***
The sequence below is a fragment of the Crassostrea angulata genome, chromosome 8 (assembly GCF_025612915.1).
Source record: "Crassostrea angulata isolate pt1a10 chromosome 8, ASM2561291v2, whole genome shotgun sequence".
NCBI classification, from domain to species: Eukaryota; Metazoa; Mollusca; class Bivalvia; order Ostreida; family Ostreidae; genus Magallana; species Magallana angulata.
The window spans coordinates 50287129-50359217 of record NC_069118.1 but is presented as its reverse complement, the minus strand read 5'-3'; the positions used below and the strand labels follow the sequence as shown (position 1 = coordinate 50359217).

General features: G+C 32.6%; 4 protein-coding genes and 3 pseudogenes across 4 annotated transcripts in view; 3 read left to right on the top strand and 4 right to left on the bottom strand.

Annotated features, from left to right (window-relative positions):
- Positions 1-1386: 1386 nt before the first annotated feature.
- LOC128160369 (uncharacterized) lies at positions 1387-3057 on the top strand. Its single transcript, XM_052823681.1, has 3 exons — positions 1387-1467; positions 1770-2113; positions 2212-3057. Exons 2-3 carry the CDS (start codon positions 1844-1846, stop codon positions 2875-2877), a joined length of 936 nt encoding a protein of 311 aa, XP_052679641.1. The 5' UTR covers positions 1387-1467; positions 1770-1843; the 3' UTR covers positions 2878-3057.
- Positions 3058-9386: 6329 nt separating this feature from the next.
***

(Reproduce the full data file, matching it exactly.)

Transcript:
The sequence below is a fragment of the Crassostrea angulata genome, chromosome 8 (assembly GCF_025612915.1).
Source record: "Crassostrea angulata isolate pt1a10 chromosome 8, ASM2561291v2, whole genome shotgun sequence".
NCBI classification, from domain to species: Eukaryota; Metazoa; Mollusca; class Bivalvia; order Ostreida; family Ostreidae; genus Magallana; species Magallana angulata.
The window spans coordinates 50287129-50359217 of record NC_069118.1 but is presented as its reverse complement, the minus strand read 5'-3'; the positions used below and the strand labels follow the sequence as shown (position 1 = coordinate 50359217).

General features: G+C 32.6%; 4 protein-coding genes and 3 pseudogenes across 4 annotated transcripts in view; 3 read left to right on the top strand and 4 right to left on the bottom strand.

Annotated features, from left to right (window-relative positions):
- Positions 1-1386: 1386 nt before the first annotated feature.
- LOC128160369 (uncharacterized) lies at positions 1387-3057 on the top strand. Its single transcript, XM_052823681.1, has 3 exons — positions 1387-1467; positions 1770-2113; positions 2212-3057. Exons 2-3 carry the CDS (start codon positions 1844-1846, stop codon positions 2875-2877), a joined length of 936 nt encoding a protein of 311 aa, XP_052679641.1. The 5' UTR covers positions 1387-1467; positions 1770-1843; the 3' UTR covers positions 2878-3057.
- Positions 3058-9386: 6329 nt separating this feature from the next.